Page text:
1. Amy says:

    ❤️ Great post. I really thought I’d want to get back to work(school) right away and planned one semester off (4 months). Turned out I was overwhelmed with emotion and exhaustion and couldn’t function in a workplace for the life of me. I also could not stomach the idea of leaving my daughter (and I was privileged to have the choice NOT to leave her). Now that we’re planning baby #2, I’m trying to come up with a plan to not have to work for 18 months after the baby is born. Luckily that’s an option in Canada, without losing your job. Unfortunately my wife would prefer it if I took less time off for the $. There are so many factors at play in the decision to go to work, stay home, and how long of a leave to take.

    Liked by 1 person

    • mrsmotherdirt says:

      Amy, what a thoughtful response. Thank you for sharing your experience. If I had not had the opportunity to work remotely, I would not have wanted to go back to work and it was an unexpected feeling for me. Money is nearly always tight with one spouse working, but the alternative is paying nearly all your income to NOT be with your child. What a crappy choice. Few people have really planned ahead to stay home. Kudos to them.

      Liked by 1 person

  2. Caitlin says:

    I am fortunate to have a workplace that is somewhat flexible with my time off. I only took 6 weeks full time (I didn’t enjoy them, I did not like being home all day). Then I returned to work half-time for the rest of my daughter’s first six months. I worked 7:00 a.m. to 1:00 p.m. (6 hours) and then a lot of days I did an hour or two of work at home during naptime or after bedtime. This is my perfect arrangement. After 6 months, I had to return to 8 hours in the office, so I’ve been doing 7:00 a.m. to 3:00 p.m. It works well enough. I pick my daughter up right after her nap, so it feels like we’re really only apart in the morning.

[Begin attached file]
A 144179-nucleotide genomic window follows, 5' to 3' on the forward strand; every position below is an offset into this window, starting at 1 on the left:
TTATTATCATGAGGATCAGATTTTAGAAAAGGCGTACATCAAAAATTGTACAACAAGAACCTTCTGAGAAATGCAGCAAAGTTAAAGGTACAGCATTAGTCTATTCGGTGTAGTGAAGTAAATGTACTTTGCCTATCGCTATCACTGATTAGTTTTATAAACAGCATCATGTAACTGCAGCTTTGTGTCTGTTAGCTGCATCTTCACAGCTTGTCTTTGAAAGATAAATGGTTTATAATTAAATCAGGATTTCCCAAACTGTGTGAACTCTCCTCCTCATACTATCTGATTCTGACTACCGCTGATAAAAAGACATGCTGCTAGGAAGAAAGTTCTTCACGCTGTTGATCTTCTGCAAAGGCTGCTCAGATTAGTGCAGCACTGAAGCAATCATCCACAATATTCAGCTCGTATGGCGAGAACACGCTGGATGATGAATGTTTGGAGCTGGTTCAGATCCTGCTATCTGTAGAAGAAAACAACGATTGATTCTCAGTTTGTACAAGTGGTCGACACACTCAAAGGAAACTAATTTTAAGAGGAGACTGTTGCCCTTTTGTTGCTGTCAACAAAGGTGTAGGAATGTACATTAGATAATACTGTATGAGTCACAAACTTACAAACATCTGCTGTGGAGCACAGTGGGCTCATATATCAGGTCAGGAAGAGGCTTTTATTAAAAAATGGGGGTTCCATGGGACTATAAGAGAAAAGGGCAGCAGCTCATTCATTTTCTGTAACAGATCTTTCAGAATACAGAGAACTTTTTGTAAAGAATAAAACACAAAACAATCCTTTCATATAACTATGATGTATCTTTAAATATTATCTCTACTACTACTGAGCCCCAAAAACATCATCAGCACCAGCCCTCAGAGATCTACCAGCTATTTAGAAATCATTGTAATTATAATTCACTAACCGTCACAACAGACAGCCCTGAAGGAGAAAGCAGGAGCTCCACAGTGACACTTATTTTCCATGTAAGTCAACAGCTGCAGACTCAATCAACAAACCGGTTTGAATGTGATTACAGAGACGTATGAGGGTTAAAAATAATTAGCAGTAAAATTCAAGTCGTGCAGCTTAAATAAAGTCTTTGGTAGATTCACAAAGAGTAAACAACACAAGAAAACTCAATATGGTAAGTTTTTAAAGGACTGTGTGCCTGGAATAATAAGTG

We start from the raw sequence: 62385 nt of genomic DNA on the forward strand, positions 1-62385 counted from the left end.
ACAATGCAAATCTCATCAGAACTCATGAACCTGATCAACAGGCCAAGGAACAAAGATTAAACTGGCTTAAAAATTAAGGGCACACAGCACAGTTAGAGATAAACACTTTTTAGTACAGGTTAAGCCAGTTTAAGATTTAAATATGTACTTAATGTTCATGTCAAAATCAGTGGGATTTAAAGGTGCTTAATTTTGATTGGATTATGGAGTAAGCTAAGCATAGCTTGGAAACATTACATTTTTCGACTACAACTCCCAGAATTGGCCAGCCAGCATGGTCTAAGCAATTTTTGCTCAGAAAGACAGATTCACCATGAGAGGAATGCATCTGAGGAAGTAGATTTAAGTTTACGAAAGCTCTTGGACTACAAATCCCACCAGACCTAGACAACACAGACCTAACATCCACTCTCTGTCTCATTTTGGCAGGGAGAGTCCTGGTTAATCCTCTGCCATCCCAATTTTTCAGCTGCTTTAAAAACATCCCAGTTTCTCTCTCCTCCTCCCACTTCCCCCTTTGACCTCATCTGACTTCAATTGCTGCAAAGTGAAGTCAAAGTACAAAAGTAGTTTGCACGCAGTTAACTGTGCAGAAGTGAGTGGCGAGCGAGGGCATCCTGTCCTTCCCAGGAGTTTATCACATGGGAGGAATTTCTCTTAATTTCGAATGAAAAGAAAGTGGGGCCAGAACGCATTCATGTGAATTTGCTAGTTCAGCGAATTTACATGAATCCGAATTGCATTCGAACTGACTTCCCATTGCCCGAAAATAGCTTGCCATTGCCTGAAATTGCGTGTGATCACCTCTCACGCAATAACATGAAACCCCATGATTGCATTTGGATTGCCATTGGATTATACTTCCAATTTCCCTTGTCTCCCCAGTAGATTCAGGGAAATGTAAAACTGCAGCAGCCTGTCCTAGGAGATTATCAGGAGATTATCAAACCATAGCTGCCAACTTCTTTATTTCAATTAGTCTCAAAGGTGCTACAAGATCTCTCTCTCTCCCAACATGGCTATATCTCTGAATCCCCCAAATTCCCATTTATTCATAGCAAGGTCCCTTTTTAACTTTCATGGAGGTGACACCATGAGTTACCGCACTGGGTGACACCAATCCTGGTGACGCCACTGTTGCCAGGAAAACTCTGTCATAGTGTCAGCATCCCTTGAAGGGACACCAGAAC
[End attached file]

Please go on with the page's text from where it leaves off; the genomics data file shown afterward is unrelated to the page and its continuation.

Liked by 1 person

    • mrsmotherdirt says:

      Flexibility is SO important for new moms. I am so glad to hear you had a supportive experience. I agree, part-time work is ideal for sure. We are planning now for next year so I can go to part-time and be home to get my daughter off the bus.

      Liked by 1 person

  3. Chandra Lynn says:

    I work for a university (professor). I was considered a high risk pregnancy, even though according to my OB, I had one of the best pregnancies she’d witnessed. I took off almost 2 months before my kiddo was born and then had another 4 months off before returning to work for fall classes. I scheduled my classes for 3 days. I ended my workday by 2:15 and was home with the kiddo most days of the week. My mom kept him the days I was at work. Even now, my son is 12, but I can still be available for school trips, special events during the day, and volunteering. One of the absolute blessings of being a professor is the flexibility of scheduling. As far as I’m concerned, it’s the next best thing to being a SAHM.

    Liked by 1 person

    • mrsmotherdirt says:

      Hi and thank you for sharing your experience. It sounds like you put a lot of thought into your work schedule and balancing your new role. Even 12 years later you are there for your son 🙂. That’s what I want for myself and my family.

      Liked by 1 person

      • Chandra Lynn says:

        And you will have it. I used to regret not being at home with him full time (up to kindergarten), but it was best for him/us. He’s an only child and the regular interaction with other kids was necessary. It still is.

        Liked by 1 person